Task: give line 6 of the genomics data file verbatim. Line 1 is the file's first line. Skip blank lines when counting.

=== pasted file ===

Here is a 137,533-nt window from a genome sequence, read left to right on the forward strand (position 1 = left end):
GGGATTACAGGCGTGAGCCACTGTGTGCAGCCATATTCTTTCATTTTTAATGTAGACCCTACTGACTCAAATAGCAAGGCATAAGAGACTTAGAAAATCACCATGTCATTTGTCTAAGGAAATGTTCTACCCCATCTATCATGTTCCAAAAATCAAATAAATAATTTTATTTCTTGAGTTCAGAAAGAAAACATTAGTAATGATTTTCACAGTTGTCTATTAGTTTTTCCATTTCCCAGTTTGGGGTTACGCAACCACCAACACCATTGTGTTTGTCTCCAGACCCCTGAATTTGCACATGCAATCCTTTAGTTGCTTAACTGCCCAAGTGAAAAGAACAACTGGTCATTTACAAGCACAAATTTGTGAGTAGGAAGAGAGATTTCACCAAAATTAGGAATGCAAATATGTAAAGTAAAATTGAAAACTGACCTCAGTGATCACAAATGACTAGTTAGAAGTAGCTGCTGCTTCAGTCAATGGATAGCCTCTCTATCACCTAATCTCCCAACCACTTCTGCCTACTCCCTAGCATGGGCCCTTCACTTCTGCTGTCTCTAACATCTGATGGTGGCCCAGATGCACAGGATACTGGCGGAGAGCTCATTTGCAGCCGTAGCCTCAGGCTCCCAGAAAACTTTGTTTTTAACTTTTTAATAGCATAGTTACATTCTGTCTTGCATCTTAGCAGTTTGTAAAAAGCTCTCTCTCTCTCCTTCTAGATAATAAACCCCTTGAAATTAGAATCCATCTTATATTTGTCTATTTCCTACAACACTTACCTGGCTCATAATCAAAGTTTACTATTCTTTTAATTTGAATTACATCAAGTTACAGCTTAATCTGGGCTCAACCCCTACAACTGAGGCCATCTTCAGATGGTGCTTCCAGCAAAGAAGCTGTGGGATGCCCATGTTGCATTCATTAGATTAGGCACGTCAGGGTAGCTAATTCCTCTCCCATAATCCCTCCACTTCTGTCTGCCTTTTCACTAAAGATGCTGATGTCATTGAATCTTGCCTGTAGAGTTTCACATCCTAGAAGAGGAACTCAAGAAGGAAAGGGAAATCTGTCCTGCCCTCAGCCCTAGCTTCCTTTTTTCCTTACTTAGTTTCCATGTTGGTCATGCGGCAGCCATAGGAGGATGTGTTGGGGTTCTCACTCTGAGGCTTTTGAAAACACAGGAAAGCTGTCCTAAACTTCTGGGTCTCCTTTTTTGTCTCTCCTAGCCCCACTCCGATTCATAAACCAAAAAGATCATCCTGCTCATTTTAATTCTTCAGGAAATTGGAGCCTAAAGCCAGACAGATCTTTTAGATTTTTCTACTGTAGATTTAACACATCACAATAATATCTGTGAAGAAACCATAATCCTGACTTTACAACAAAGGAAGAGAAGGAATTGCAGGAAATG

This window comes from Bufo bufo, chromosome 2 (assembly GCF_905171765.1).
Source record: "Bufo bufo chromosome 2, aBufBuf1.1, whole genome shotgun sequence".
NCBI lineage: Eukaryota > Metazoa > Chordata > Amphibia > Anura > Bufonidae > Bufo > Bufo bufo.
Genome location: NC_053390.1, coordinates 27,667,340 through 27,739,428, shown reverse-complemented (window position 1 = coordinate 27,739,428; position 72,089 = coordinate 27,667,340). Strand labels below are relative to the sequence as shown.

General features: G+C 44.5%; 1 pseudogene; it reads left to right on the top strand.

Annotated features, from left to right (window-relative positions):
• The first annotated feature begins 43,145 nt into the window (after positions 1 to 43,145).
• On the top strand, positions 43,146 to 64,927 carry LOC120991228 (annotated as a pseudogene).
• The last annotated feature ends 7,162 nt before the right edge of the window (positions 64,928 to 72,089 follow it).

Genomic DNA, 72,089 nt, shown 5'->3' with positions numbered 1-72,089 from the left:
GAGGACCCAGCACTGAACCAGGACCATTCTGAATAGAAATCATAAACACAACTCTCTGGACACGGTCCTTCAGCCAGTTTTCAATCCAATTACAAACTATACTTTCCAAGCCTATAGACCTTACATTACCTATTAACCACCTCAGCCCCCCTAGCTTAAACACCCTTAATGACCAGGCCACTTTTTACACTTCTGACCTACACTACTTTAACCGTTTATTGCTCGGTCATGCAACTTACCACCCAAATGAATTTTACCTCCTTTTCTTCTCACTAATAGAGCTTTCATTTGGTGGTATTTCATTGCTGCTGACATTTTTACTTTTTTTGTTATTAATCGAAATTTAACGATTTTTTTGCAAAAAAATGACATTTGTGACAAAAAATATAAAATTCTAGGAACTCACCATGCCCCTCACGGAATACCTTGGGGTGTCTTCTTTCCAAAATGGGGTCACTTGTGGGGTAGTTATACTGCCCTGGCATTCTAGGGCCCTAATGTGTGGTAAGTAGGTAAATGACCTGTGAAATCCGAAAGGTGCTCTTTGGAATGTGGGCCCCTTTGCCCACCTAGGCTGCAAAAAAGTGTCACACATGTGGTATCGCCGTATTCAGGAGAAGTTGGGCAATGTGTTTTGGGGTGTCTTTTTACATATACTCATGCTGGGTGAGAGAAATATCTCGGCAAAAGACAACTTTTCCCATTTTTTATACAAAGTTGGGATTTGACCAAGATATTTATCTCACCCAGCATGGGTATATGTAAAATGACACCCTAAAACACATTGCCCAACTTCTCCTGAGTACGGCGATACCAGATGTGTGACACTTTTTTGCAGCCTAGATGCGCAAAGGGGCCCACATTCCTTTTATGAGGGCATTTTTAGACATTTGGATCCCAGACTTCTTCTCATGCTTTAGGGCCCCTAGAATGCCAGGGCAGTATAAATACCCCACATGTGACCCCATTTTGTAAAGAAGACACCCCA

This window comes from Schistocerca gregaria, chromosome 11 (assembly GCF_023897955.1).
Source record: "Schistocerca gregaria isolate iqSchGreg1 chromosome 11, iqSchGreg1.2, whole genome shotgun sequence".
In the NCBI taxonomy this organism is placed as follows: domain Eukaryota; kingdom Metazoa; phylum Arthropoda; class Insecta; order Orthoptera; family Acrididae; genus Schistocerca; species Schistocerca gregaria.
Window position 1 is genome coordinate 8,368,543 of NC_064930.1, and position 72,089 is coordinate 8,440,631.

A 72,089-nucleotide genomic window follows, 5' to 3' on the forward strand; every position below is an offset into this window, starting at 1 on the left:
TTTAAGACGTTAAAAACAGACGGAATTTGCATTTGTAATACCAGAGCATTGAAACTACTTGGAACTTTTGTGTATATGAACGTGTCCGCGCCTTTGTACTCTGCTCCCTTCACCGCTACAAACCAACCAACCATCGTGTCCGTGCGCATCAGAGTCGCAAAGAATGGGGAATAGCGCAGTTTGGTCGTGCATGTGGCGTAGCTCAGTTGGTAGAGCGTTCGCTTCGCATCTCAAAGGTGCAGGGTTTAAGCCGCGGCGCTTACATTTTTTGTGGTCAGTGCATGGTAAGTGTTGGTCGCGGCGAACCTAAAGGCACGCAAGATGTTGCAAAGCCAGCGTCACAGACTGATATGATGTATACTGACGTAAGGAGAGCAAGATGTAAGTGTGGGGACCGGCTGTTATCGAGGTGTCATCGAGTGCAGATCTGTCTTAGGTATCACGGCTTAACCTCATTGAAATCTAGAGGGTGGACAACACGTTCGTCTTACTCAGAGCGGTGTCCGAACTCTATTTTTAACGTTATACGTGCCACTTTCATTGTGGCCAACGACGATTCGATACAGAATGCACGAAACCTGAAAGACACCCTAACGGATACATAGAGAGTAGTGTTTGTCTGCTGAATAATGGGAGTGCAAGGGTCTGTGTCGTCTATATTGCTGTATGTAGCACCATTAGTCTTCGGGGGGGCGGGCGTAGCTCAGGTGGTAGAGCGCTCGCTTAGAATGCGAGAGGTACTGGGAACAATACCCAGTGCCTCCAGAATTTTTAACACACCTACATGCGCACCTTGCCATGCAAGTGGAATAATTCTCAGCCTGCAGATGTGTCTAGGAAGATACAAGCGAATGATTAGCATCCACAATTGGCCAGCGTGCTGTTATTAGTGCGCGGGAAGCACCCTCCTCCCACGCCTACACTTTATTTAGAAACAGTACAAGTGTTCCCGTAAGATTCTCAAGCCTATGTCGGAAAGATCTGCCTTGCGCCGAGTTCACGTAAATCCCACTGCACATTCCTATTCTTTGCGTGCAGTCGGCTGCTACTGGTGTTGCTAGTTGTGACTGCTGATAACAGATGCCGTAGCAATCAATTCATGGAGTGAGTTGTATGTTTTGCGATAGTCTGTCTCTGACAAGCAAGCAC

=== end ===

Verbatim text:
Genome location: NC_053390.1, coordinates 27,667,340 through 27,739,428, shown reverse-complemented (window position 1 = coordinate 27,739,428; position 72,089 = coordinate 27,667,340). Strand labels below are relative to the sequence as shown.